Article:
Donald Trump has gotten himself in trouble at various points in his campaign for playing songs by musical acts who didn’t approve of their use at his rallies. Most recently, he was excoriated by the producer of the film “Air Force One” for walking out on the Republican National Convention stage Thursday to the movie’s iconic theme song.
The criticism isn’t anything new. Every election cycle comes with its own round of complaints from composers who don’t want their music played by a political candidate whose ideals they don’t share. A candidate needs a license to play a song at a public event, which former Arkansas Gov. Mike Huckabee didn’t have when he infamously played Survivor’s “Eye Of The Tiger” last year at an event with Kentucky clerk Kim Davis.
Here’s where it gets blurry: even if a candidate has the rights to play certain music, the composer of the song still may be able to prevent it from being played if he or she desires.
“Once you have the license in place you can play anything and publicly perform it,” entertainment lawyer Steve Gordon told TPM. “The artist still can have an objection because although you have the license to play music, you didn’t get his permission.”
A campaign may obtain “public performance” licenses from performing rights organizations like ASCAP or BMI, which typically allows for the use of whatever songs are in their catalogs. Trump’s campaign very well may have secured such licenses to play songs on the trail (a spokeswoman didn’t immediately respond Tuesday to TPM’s request for comment).
Even if a campaign has obtained the license to play a particular song, however, experts told TPM the composer of that song could argue that their image was falsely used to sell a product, their trademark was diluted or the campaign falsely suggested they support the candidate.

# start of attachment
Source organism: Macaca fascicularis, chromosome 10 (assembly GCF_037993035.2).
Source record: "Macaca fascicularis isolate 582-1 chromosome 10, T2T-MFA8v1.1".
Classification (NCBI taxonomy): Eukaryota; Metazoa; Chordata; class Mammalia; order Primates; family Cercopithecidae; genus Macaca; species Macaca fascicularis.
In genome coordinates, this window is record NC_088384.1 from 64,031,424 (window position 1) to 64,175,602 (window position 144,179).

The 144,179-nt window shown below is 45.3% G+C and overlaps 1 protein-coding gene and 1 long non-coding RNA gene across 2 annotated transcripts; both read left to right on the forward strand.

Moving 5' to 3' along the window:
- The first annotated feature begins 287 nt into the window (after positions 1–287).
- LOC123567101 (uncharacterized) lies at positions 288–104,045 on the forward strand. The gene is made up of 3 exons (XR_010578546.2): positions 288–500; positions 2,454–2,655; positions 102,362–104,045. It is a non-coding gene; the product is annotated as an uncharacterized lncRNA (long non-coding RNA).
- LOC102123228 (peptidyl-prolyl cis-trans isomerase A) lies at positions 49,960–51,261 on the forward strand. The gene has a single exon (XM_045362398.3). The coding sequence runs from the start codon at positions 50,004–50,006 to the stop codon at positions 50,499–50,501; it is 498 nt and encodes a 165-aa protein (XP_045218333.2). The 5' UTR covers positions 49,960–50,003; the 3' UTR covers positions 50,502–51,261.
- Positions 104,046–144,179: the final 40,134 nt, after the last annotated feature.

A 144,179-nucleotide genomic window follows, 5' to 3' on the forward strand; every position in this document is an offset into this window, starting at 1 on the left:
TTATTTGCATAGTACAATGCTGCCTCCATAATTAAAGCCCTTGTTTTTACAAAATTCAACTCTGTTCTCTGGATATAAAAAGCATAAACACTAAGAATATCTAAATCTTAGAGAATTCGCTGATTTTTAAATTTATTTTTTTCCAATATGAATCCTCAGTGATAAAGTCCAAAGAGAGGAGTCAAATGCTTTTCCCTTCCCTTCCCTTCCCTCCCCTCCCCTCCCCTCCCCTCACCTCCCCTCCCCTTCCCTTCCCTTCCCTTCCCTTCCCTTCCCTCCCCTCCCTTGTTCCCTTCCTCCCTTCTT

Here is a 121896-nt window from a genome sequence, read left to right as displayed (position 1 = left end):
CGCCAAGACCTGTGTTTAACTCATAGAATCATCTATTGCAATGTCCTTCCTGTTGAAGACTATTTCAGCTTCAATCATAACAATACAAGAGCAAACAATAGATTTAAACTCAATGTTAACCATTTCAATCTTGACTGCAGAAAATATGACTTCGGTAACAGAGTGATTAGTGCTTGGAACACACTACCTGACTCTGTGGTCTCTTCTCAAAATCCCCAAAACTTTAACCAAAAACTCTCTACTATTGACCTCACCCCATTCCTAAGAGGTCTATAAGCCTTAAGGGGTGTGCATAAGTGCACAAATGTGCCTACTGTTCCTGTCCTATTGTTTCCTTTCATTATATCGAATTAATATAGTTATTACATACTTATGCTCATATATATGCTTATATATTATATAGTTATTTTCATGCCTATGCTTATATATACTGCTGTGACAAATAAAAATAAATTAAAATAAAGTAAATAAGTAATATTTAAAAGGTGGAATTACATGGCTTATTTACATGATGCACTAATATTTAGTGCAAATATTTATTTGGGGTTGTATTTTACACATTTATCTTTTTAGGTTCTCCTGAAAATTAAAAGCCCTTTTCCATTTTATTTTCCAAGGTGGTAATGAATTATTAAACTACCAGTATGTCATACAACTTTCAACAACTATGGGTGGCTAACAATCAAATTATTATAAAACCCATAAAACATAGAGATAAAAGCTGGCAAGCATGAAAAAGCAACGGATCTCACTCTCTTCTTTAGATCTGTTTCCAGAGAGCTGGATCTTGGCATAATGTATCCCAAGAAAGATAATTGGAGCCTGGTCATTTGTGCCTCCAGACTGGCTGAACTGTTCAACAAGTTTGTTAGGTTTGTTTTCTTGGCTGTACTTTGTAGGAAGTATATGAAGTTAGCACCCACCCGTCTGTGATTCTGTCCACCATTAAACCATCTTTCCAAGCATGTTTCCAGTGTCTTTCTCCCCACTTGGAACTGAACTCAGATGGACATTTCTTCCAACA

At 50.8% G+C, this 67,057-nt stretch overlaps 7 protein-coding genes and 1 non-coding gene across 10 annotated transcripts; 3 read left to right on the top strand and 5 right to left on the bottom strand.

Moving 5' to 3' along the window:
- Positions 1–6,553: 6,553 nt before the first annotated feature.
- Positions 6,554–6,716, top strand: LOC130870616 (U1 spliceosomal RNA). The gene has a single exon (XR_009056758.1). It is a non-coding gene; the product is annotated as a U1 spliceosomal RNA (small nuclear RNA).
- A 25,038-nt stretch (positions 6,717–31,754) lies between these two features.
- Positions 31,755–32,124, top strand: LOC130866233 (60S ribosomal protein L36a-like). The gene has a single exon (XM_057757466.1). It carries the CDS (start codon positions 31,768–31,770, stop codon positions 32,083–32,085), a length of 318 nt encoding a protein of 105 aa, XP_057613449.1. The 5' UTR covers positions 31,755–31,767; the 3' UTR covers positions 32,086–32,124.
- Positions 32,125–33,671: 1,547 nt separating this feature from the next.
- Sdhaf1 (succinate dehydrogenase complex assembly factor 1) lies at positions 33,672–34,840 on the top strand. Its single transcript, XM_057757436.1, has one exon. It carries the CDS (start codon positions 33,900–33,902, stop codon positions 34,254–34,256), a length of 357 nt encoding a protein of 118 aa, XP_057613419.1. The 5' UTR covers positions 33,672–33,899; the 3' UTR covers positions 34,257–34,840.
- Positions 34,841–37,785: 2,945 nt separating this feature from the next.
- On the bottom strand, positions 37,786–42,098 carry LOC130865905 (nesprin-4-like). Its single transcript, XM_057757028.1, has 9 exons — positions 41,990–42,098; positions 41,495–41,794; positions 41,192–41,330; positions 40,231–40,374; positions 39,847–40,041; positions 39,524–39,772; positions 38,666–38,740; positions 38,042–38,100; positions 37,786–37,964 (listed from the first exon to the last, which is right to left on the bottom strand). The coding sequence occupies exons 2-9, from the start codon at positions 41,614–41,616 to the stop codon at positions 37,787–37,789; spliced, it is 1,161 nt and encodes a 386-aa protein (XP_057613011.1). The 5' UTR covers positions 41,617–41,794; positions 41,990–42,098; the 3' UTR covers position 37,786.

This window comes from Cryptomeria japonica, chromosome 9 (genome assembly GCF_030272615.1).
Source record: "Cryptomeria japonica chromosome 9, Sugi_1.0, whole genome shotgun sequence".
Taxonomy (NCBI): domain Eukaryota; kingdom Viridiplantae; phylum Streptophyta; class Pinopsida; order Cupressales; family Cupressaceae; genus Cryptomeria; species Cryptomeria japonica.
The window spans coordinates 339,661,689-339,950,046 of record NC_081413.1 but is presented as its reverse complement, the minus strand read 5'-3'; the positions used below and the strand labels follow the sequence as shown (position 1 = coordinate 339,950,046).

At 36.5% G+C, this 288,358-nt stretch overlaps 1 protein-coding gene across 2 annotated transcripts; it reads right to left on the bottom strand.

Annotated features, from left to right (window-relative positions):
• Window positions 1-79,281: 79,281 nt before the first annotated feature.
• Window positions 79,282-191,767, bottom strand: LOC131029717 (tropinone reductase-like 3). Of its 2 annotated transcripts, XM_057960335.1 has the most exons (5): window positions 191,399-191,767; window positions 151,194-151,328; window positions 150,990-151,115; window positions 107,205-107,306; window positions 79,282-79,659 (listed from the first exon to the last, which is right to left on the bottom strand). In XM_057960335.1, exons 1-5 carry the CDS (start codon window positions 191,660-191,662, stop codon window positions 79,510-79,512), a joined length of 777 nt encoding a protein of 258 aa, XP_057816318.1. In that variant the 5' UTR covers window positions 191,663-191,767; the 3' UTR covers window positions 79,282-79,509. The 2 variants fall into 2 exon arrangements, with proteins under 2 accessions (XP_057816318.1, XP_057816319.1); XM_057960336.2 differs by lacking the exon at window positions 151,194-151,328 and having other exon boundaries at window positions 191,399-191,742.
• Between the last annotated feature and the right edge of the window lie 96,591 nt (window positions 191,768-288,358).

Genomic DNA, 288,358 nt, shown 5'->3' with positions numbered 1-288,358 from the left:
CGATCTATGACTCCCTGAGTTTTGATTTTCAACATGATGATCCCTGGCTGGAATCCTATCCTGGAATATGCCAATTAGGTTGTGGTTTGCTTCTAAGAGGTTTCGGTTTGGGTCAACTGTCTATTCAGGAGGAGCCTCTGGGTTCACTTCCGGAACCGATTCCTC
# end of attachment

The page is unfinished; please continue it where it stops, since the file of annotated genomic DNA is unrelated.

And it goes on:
Experts told TPM that what happens in most cases is the composer of a song asks the offending campaign to stop using his or her music, since litigation is a long, expensive process that leaves composers thinking they’d be better off simply issuing a statement that slaps Trump on the wrist for playing, for example, “Rolling in the Deep.” Artists who’ve said Trump didn’t secure their permission before using their music include Adele, Neil Young, Aerosmith’s Steven Tyler and The Rolling Stones.
“Usually the campaign just decides to relent and not use it anymore because it’s bad publicity,” Gordon said.
While it’s rare is for such a dispute to go to court, that was the case this year for Huckabee. The failed 2016 presidential candidate was ordered to pay $25,000 to Rude Music, run by Survivor member Frank M. Sullivan III, after arguing that it was fair use for him to play “Eye of the Tiger.”
In Trump’s case, as Peter DiCola, a professor of law at Northwestern University specializing in intellectual property, put it, “Maybe Adele’s lawyers are so expensive it might not be worth it with the damages they got. It might not be so enticing.”
When it comes to using music in campaign videos or ads, experts say a whole different set of rules apply, allowing for more people who were involved in the creative process of making a song to object to its use by a political candidate. Using music in video or ads requires permission from the song’s publisher and possibly others from the creative team involved.
DiCola couldn’t recall a recent example where a campaign used a song in an ad or video against the artist’s wishes.
“I think everyone understands when you use music in a video, you have to get a license,” DiCola said.
He also noted that recent high-profile complaints were coming mainly from rock and pop groups who lodged them with Republicans.
“If Hillary [Clinton] were trying to pay Big & Rich or Florida Georgia Line maybe they would object,” he said.